Forget Mars! This Could Be the Future of Sustainable Living

Morgan Casavant
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It’s basically every kid’s dream – living on the ocean, playing in the waves, the fish and dolphins as your neighbors. And now it’s a dream that can actually happen! Thanks to The Seasteading Institute, you could have the opportunity to live in a floating city as soon as 2020!

While “homesteading” refers to life on land, “seasteading” is a term developed to describe this new frontier – living on the sea. It looks a bit like Atlantis, but it’s far from science fiction. The San Francisco-based Seasteading Institute is currently developing a pilot city in French Polynesia.

Their hope is for each floating city to be completely self-sustaining, creating thousands of mini-countries that have their own governing systems, cultures, food systems, and ways of life. Each floating city will be complete with residences, hotels, restaurants, shopping, and more – everything you’d ever want or need.

floating city

Credit: Blue21


The Benefits of a Floating City

The truth is, we’re running out of land for humans to live on, and land is only one-third of our planet’s surface. Then there’s the fact that, as the planet gets warmer, land becomes scarcer. Coastal floods are increasingly more common, and our cities could eventually be taken over by the ocean.
The Seasteading Institute is also committed to making these floating cities benefit the planet. They believe their cities can help decrease poverty, create better, cleaner food, decrease overfishing, generate sustainable energy, and more.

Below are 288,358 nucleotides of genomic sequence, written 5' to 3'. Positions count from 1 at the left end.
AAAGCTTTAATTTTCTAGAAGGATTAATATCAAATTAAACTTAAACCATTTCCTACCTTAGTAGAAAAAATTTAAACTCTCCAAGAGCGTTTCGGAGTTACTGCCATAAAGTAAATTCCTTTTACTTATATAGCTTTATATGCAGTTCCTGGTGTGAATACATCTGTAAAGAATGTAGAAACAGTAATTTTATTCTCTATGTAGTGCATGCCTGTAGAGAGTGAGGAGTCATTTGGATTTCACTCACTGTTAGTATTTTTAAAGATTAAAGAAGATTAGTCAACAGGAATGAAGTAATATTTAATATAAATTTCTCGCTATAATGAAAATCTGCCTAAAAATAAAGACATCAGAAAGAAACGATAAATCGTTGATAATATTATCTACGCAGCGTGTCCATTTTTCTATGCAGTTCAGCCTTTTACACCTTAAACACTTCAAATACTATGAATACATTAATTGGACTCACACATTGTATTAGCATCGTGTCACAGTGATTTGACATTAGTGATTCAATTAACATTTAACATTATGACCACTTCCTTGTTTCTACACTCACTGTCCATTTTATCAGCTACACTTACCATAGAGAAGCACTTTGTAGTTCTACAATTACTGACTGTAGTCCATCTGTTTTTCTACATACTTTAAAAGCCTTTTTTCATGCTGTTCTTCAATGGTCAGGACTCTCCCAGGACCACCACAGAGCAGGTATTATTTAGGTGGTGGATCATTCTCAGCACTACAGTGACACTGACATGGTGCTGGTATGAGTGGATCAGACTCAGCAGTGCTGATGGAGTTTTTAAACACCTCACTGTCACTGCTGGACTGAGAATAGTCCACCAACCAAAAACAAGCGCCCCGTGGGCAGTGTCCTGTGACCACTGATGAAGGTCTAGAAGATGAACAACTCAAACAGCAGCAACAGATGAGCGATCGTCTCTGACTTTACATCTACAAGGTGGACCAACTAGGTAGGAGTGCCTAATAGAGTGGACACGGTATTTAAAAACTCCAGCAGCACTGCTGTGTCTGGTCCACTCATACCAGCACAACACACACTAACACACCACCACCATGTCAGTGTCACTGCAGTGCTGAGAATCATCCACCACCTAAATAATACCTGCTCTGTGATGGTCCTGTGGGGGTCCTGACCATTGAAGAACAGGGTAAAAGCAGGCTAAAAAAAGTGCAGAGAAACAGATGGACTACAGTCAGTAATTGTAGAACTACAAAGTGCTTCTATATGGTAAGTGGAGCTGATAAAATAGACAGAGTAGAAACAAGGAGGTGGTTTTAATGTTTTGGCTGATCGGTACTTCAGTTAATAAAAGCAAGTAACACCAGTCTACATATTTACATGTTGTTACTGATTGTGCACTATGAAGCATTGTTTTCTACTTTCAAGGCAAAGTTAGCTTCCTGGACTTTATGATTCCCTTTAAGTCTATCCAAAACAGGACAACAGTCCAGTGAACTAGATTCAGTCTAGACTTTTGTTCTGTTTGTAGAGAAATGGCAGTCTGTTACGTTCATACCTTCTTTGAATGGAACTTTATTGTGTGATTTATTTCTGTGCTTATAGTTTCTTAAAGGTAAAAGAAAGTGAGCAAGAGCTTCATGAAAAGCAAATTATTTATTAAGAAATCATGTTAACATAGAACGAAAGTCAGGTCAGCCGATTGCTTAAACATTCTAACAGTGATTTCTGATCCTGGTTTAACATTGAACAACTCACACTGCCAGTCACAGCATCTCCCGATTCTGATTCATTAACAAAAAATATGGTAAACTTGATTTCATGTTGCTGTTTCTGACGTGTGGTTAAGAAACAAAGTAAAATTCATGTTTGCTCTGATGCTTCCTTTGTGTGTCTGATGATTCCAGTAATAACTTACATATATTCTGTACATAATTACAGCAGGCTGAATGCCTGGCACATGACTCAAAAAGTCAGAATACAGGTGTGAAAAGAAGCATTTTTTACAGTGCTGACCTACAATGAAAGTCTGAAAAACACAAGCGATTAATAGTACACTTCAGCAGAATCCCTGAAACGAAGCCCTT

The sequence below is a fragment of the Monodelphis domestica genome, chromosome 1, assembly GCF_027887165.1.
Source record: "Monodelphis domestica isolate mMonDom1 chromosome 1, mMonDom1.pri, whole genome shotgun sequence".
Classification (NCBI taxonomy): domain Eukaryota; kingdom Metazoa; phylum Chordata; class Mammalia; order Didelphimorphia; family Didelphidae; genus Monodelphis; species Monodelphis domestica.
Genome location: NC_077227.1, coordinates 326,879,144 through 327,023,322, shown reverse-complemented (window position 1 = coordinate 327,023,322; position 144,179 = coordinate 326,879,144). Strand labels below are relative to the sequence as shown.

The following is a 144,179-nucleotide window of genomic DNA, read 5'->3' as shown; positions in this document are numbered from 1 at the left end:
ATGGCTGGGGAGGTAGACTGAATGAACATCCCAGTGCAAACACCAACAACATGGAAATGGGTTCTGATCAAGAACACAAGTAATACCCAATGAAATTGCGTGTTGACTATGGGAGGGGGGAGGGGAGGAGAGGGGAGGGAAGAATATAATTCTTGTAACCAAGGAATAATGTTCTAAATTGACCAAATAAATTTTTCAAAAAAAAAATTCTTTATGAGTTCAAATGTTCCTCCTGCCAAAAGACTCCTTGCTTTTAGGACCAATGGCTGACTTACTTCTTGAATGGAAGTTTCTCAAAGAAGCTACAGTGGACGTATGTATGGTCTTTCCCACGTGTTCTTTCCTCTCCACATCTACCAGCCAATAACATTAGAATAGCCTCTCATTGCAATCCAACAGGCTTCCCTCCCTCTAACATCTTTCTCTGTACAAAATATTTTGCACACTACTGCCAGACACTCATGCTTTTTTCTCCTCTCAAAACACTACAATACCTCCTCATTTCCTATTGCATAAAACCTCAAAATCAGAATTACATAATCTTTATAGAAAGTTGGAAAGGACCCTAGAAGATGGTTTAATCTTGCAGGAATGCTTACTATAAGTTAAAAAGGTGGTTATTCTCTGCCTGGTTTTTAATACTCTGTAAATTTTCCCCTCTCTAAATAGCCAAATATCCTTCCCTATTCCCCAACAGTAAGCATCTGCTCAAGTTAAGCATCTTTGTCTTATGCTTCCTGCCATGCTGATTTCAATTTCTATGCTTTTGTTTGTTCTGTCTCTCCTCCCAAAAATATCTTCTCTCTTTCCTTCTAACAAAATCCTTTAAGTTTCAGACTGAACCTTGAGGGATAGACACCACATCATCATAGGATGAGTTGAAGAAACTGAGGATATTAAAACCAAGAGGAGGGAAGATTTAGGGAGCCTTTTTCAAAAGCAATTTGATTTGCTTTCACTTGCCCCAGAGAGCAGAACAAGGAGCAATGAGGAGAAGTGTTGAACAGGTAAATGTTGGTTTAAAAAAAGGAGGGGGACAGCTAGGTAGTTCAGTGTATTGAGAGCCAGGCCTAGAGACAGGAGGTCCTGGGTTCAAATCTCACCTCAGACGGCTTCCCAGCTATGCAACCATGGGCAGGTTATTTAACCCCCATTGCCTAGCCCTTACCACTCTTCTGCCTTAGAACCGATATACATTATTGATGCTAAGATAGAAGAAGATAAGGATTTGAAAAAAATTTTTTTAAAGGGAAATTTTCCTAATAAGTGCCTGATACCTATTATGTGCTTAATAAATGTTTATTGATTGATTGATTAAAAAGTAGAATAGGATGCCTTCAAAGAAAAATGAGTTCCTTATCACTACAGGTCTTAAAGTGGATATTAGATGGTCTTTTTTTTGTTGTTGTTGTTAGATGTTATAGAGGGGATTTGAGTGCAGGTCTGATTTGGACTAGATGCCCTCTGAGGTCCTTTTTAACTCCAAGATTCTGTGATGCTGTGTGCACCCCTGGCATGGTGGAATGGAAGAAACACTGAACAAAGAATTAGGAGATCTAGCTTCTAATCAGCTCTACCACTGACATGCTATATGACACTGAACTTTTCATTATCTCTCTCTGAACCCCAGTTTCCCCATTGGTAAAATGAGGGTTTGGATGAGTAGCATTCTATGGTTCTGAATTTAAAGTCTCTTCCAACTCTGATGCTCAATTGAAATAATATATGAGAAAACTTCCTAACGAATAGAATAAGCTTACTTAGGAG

The Prototype

The government of French Polynesia has agreed to allow The Seasteading Institute to begin “testing the waters” off their coast. They have partnered with a Dutch sustainable engineering firm, Blue21, to begin prototyping and planning for construction.
The primary inspiration for the floating city is the geodesic domes of Burning Man, and that is apparent in the preliminary models released. Within the infrastructure of the city, the plan is to use living roofs, bamboo, coconut, local wood, and other natural materials on a floating concrete platform.


If everything goes well, The Seasteading Institute plans to have about a dozen floating cities by 2020, with the idea of developing thousands by 2050. They have grand dreams of creating little utopias off the coasts of countries that are free of debates over land.
I’ll admit, I’d love to have dolphins and other marine animals as my neighbors, and pretend I’m a mermaid in a floating city. Personally, I’m interested to see how it works out, the impacts it has on the ocean and marine life, and how humans respond to living on the ocean.
The “Blue Frontier” seems like a much more viable option than Mars, and a floating city is a fantastic dream – can you imagine the Airbnbs on that thing??

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Morgan Casavant

Morgan is a graphic designer and yoga instructor committed to inspiring compassion, balance, and centeredness - on and off the mat. She loves minimalism, the zero waste movement, and all the things working to protect the environment.

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